Above and beyond satisfying the body’s need for nutrition, the consumption of foods and beverages conveys meaning in society. Commensality, the act of eating and drinking together, creates bonds between people. Sharing food both enhances a group’s identity and distinguishes it from other groups. In addition to demarcating groups, comestibles can also indicate status and prestige. The cultural elite and hosts staging special occasions use rare and expensive items to mark their own importance and the significance of the event. The items people eat and drink, and the company in which they consume them, can reveal group boundaries and social...

  9. 5 Home Wars: Gendered Consumption Struggles
    (pp. 109-130)

    Under conditions of poverty, husbands and wives negotiate the use of scarce financial resources. Household economic decisions set the stage for many gendered struggles over consumption, including confrontations about male alcohol use. Given the low salaries and the relatively high cost of liquor in the village, almost any alcohol expenditure harms family well being (see World Health Organization 2004a, 62). Non-drinkers (predominantly women) feel that by drinking, men violate their obligations and neglect their responsibilities. In contrast, drinking men recognize many relevant and persuasive reasons to drink. In chapter 4, I describe how male drinking buddies form reciprocal networks to...

  10. 6 Kasippu: The Political Economics of Illicit Liquor
    (pp. 131-155)

    Kasippu affects everyone. For the people who drink it, it’s bad, and it’s also bad for their families. For the manufacturers, it’s good. They can get very rich—much richer than the sawmill owner or a housemaid working in the Middle East. In this area, kasippu is an industry, like garment factories and tourist hotels. There are a few families living quite nicely on this income.” This is how an informant¹ portrayed the size and scale of the local kasippu industry when I first started my fieldwork in Naeaegama in 1992. In previous chapters, I have shown the major role...

  11. 7 Over the Red Line: Social Rules for Drunken Comportment
    (pp. 156-175)

    A consummate storyteller, Siri had a bottomless stock of jokes and yarns. On the breezy veranda after dinner, he related the following tale: “A man owns a coconut tree. He has cut a blossom and set up a toddy pot to collect the sap, but for three days he has found it mysteriously empty. The next day he hides to see what is happening to his tree. A man who cuts grass for cows comes with a sickle and bag, climbs the tree, drinks what’s in the pot, and comes down. The owner confronts the thief, saying “You drank my...

  12. 8 Too Much Is Good for Nothing: Alcohol Dependence
    (pp. 176-200)

    People everywhere strike a balance between pleasure and pathology when discussing alcohol consumption (Keane 2002). Martin Plant and Douglas Cameron write, “We drink alcohol because it is good for us, and study it because it is bad for us” (2000,237). Small quantities of alcohol are good for the body and facilitate interactions, but excess drinking can cause physical, psychological, and social problems. An anthropological approach to alcohol use explores both “normal” and “deviant” drinking within cultural frameworks (Heath 1987,19; Room 1984). Although the majority of drinking in Naeaegama takes place in a socially accepted fashion for pleasure and camaraderie, some...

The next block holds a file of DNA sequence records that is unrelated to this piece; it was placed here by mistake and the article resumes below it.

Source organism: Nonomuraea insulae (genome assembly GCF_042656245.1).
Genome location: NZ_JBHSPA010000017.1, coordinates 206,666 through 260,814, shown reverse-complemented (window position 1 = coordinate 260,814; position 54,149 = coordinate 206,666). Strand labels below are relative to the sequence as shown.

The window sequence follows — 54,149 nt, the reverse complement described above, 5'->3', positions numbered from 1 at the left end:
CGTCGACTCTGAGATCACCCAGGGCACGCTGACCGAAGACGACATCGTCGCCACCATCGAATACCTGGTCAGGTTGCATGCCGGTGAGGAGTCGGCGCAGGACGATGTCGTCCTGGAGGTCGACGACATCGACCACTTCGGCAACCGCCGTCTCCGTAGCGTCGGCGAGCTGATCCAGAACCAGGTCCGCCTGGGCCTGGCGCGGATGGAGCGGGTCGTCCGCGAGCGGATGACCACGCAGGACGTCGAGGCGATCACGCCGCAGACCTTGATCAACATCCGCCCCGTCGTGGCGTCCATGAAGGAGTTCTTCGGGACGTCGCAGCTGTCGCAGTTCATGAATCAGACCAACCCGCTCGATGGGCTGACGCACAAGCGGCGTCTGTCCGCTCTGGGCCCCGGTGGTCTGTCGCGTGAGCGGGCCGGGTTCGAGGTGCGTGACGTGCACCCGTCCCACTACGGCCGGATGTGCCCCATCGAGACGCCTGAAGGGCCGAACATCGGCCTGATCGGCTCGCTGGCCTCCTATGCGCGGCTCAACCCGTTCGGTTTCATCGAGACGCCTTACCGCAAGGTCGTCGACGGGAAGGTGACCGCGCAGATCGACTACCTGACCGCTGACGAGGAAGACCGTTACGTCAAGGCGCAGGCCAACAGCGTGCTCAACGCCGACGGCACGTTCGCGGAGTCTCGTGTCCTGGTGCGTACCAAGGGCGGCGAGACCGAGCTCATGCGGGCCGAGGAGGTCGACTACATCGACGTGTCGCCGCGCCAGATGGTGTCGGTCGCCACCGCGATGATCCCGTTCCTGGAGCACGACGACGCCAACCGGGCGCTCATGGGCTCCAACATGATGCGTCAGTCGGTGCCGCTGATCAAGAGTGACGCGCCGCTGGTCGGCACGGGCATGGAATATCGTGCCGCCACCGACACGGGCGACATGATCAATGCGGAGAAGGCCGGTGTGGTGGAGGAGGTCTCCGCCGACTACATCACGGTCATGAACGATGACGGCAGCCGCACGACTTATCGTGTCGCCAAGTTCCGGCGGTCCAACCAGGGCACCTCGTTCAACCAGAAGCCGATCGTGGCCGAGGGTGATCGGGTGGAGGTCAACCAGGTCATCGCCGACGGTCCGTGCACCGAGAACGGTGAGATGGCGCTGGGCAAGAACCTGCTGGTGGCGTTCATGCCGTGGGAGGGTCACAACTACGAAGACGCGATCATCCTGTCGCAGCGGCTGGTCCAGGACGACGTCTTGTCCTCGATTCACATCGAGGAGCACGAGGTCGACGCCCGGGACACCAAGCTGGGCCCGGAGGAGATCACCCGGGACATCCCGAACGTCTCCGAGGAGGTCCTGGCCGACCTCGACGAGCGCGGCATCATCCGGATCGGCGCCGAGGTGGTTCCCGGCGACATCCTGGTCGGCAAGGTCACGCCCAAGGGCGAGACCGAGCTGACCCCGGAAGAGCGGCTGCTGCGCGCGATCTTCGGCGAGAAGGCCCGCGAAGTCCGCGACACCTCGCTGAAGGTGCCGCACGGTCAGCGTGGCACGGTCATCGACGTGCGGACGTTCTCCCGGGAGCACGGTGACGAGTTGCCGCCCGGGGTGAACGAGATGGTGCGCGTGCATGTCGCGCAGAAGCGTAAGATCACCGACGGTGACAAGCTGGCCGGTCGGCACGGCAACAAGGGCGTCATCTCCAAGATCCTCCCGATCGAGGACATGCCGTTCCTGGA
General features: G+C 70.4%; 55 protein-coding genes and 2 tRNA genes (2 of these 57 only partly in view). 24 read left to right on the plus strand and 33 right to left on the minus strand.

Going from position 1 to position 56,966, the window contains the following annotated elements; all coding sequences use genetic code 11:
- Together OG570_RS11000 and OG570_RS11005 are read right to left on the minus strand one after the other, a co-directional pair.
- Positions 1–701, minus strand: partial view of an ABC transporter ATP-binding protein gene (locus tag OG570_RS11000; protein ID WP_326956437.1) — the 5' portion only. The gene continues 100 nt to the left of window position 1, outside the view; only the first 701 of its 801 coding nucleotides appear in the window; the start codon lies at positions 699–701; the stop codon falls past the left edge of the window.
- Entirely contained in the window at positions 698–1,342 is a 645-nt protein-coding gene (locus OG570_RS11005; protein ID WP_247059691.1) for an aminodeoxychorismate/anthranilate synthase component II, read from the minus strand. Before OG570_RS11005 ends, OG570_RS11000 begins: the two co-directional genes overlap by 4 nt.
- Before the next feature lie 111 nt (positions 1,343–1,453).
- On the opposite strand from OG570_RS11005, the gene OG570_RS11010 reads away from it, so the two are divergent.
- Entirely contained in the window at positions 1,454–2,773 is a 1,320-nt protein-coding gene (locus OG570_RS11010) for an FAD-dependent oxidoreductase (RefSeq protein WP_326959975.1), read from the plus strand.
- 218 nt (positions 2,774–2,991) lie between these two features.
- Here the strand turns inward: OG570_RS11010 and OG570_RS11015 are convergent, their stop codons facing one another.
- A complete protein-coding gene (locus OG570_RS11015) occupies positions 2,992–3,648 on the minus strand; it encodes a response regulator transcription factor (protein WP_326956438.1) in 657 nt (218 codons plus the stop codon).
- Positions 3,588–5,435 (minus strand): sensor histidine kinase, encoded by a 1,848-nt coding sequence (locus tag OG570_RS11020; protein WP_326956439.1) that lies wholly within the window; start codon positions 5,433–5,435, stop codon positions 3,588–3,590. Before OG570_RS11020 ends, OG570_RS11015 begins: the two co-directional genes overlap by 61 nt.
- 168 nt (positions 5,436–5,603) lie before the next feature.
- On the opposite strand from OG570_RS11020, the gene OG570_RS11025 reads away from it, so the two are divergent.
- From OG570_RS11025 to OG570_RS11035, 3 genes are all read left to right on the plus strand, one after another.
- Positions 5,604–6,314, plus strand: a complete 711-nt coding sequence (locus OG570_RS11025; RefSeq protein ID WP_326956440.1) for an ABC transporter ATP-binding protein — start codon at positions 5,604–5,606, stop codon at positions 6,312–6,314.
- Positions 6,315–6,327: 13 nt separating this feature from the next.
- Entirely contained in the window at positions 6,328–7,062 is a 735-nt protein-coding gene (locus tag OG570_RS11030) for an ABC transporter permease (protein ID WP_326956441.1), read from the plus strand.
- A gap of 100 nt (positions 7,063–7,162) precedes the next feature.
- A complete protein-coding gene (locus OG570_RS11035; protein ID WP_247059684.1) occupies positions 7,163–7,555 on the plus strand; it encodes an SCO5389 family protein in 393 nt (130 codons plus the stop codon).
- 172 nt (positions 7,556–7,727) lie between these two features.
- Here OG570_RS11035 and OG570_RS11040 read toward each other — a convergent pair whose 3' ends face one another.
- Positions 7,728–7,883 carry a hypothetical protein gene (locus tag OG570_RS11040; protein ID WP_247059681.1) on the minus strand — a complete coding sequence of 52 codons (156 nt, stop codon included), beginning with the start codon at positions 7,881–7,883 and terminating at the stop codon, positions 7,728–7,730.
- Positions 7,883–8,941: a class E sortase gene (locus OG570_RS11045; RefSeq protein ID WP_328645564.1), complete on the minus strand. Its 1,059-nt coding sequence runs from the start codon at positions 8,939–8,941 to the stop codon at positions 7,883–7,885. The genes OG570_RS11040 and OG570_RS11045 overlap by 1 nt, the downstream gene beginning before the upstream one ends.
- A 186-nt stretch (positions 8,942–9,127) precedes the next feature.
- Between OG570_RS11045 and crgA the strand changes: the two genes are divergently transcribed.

13. 9 A Goddess of Wrath: Treatments
    (pp. 201-228)

    “There’s a shrink on every corner in the USA,” asserted Titus.

    “There’s a kasippu tavern on every corner in Naeaegama,” Siri replied. He continued, “Those are the mental hospitals here!”

    Siri’s claim that kasippu taverns replace mental hospitals in Sri Lanka reflects simultaneously the dearth of actual facilities supplying psychological and psychiatric aid, and the rationalizing fiction that drinking can help people forget their troubles. In this chapter, I examine the resources villagers draw upon for help with dependence and other sorts of abusive drinking. Drinkers’ family members and neighbors often impose informal but surprisingly effective sanctions against destructive drinking....

  14. Conclusion
    (pp. 229-236)

    Having read this lengthy discussion of alcohol use in Sri Lanka, the reader may ask what contribution it makes to the literature. I hope this work will illustrate the value of holism in the study of alcohol. In the past, many anthropologists have focused on the functional, integrative roles that drinking plays in society. Indeed, drinking can solidify group identity, enforce kinship links, and allow cliques and communities to differentiate themselves from others. In Naeaegama, drinking serves these functions at village ceremonies and in local taverns. Through specific drinking patterns, people enact identities of family membership, gender, age, class, and...

  15. Appendix 1 Glossary
    (pp. 237-239)
  16. Appendix 2 Village and National Statistics on Alcohol Use
    (pp. 240-243)
  17. Appendix 3 Calculating Inflation in Sri Lanka
    (pp. 244-246)
  18. Bibliography
    (pp. 247-260)
  19. Index
    (pp. 261-266)